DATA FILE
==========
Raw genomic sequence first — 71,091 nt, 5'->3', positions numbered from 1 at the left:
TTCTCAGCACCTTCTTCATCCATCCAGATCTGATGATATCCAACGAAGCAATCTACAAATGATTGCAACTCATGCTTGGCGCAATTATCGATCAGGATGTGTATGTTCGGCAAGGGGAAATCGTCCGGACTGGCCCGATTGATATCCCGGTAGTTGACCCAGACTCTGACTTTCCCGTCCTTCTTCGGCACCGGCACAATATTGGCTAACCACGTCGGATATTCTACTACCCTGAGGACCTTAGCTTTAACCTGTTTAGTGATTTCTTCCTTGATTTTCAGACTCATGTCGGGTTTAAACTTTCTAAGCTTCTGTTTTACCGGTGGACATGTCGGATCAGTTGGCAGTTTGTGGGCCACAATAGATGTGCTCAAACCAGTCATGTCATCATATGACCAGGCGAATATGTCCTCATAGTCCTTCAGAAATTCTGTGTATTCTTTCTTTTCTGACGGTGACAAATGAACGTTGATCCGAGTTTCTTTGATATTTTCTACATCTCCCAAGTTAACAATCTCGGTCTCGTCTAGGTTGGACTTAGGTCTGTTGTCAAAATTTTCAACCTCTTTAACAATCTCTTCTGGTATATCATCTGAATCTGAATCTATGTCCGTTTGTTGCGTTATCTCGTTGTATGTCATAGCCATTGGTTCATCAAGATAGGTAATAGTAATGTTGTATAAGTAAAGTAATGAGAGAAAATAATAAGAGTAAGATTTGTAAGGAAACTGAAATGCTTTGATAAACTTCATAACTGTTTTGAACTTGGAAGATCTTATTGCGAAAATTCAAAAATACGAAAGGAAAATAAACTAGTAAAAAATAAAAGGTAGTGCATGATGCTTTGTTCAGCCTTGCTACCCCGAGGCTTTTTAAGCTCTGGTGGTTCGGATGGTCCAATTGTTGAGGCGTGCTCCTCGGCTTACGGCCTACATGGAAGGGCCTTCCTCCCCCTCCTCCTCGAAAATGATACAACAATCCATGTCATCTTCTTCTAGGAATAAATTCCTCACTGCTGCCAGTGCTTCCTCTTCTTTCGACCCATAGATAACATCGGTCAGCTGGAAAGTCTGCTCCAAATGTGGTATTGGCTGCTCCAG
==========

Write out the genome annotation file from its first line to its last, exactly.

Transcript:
Raw genomic sequence first — 71,091 nt, 5'->3', positions numbered from 1 at the left:
TTCTCAGCACCTTCTTCATCCATCCAGATCTGATGATATCCAACGAAGCAATCTACAAATGATTGCAACTCATGCTTGGCGCAATTATCGATCAGGATGTGTATGTTCGGCAAGGGGAAATCGTCCGGACTGGCCCGATTGATATCCCGGTAGTTGACCCAGACTCTGACTTTCCCGTCCTTCTTCGGCACCGGCACAATATTGGCTAACCACGTCGGATATTCTACTACCCTGAGGACCTTAGCTTTAACCTGTTTAGTGATTTCTTCCTTGATTTTCAGACTCATGTCGGGTTTAAACTTTCTAAGCTTCTGTTTTACCGGTGGACATGTCGGATCAGTTGGCAGTTTGTGGGCCACAATAGATGTGCTCAAACCAGTCATGTCATCATATGACCAGGCGAATATGTCCTCATAGTCCTTCAGAAATTCTGTGTATTCTTTCTTTTCTGACGGTGACAAATGAACGTTGATCCGAGTTTCTTTGATATTTTCTACATCTCCCAAGTTAACAATCTCGGTCTCGTCTAGGTTGGACTTAGGTCTGTTGTCAAAATTTTCAACCTCTTTAACAATCTCTTCTGGTATATCATCTGAATCTGAATCTATGTCCGTTTGTTGCGTTATCTCGTTGTATGTCATAGCCATTGGTTCATCAAGATAGGTAATAGTAATGTTGTATAAGTAAAGTAATGAGAGAAAATAATAAGAGTAAGATTTGTAAGGAAACTGAAATGCTTTGATAAACTTCATAACTGTTTTGAACTTGGAAGATCTTATTGCGAAAATTCAAAAATACGAAAGGAAAATAAACTAGTAAAAAATAAAAGGTAGTGCATGATGCTTTGTTCAGCCTTGCTACCCCGAGGCTTTTTAAGCTCTGGTGGTTCGGATGGTCCAATTGTTGAGGCGTGCTCCTCGGCTTACGGCCTACATGGAAGGGCCTTCCTCCCCCTCCTCCTCGAAAATGATACAACAATCCATGTCATCTTCTTCTAGGAATAAATTCCTCACTGCTGCCAGTGCTTCCTCTTCTTTCGACCCATAGATAACATCGGTCAGCTGGAAAGTCTGCTCCAAATGTGGTATTGGCTGCTCCAG